Choosing a caregiver or nursing home for a family member is one of the most difficult decisions in life. It is a stressful, consuming task that is often made worse by the fact that a loved one has suffered a medical crisis. You may face great pressure to arrange care in a very short period of time.

However, the Office of the State Long-Term Care Ombudsman suggests that you take the time to ask questions — and a lot of them. Below are some inquiries you should make to determine whether a caregiver’s services will meet your family’s needs and desires.

Questions To Ask Caregivers

  • How long have you been a caregiver?
  • Prior to starting your own business, where else did you work (hospital, nursing home, case manager, etc.)?
  • Do you like your job? Why?
  • Do you have another outside job?
  • When you’re gone, who is the substitute caregiver? Can I meet that person? What’s their background?
  • Who lives in the house? Family? Other residents?
  • What’s a resident’s typical day? When do they eat? What do they sleep?
  • What kind of activities do you offer (exercise, gardening, church, outings)?
  • Can I see your past Organized Health Care Arrangement (OHCA) annual surveys? (OHCA is a clinically integrated care setting where individuals typically receive health care from more than one health care provider. Members of an OHCA may agree to abide by the terms of a joint notice of privacy practices and to share Protected Health Information (PHI) as necessary to carry out treatment, payment, or operations relating to the OHCA.)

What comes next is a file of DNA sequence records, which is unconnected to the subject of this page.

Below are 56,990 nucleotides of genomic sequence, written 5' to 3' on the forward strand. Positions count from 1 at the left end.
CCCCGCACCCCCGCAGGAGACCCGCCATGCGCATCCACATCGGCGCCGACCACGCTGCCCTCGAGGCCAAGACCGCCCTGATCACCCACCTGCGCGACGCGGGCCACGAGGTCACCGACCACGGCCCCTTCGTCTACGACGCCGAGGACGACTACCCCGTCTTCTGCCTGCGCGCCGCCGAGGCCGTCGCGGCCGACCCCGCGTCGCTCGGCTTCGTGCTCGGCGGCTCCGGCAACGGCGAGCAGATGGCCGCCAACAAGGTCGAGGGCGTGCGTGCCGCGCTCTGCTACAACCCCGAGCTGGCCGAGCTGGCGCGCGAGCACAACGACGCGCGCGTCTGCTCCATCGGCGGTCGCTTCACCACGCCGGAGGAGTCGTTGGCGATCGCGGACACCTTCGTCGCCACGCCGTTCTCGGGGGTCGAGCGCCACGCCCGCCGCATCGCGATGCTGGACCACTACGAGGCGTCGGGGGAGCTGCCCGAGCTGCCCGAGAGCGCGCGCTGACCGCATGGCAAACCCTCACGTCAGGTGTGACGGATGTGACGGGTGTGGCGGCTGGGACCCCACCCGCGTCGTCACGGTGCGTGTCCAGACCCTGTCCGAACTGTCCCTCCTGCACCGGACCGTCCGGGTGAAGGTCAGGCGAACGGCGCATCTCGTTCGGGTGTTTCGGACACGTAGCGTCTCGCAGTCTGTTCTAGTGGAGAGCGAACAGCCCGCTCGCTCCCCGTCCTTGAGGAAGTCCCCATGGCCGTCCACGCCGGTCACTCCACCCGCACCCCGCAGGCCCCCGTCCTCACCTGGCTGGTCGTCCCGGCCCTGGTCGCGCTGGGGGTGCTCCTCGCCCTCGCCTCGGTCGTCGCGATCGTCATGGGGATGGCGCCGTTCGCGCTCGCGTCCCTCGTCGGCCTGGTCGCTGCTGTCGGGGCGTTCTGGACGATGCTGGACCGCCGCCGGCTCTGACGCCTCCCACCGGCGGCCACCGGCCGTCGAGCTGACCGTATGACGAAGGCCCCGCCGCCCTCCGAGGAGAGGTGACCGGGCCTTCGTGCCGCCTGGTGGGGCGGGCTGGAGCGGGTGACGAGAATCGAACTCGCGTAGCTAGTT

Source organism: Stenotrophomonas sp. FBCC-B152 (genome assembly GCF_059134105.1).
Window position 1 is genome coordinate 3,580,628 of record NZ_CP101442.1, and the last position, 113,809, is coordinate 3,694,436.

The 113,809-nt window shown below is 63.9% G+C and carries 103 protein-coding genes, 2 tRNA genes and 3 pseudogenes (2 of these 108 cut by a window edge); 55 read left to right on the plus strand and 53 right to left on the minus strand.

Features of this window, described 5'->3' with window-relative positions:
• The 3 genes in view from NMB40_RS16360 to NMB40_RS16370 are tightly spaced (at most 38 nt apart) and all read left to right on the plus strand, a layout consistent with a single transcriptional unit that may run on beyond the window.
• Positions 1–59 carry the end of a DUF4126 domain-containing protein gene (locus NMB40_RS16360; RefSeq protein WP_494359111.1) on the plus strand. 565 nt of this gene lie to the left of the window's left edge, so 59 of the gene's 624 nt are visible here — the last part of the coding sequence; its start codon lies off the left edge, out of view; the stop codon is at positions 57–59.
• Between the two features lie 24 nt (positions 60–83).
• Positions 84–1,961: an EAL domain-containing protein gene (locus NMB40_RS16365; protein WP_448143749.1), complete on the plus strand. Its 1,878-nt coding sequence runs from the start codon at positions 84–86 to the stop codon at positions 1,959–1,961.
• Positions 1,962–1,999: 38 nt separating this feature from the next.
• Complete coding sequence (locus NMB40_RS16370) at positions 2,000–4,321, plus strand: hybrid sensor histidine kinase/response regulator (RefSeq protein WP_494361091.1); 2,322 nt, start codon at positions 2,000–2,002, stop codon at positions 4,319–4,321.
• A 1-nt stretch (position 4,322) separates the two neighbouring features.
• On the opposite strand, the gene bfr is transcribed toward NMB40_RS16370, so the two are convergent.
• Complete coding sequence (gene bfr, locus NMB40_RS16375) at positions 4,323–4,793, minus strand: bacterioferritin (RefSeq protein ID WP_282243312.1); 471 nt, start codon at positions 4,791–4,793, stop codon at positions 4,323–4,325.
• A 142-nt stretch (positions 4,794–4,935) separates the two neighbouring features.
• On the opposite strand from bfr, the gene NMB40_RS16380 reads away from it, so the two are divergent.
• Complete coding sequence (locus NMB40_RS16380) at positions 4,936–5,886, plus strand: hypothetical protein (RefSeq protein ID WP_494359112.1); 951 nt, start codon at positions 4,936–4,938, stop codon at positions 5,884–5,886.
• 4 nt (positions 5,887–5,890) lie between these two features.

• What have you been cited on in the past (deficiencies)?
  • What are you most proud of?
  • Are there open visiting hours?
  • Do you encourage family support?
  • Have you ever met or worked with the Long-Term Care Ombudsman?
  • What do you think this job is all about?
  • What would past residents say about you?
  • Do you have any references I can talk to?

Living in the community is supposed to be less a “medical’ model and more a “psycho-social model.” What does that mean and does that describe your home?

Questions To Ask Yourself

  • How home-like does the place appear to you?
  • What do you see? What do you smell?
  • Do the residents look happy?
  • How does the staff interact with the residents?
  • Does it feel like a family?
  • Are the residents well cared for? Safe?
  • Would I want to live here?

For more questions about care homes and other related facilities, please call the State Long-Term Care Ombudsman:

Executive Office on Aging No. 1 Capitol District
250 South Hotel St., Suite 406, Honolulu
(808) 586-7268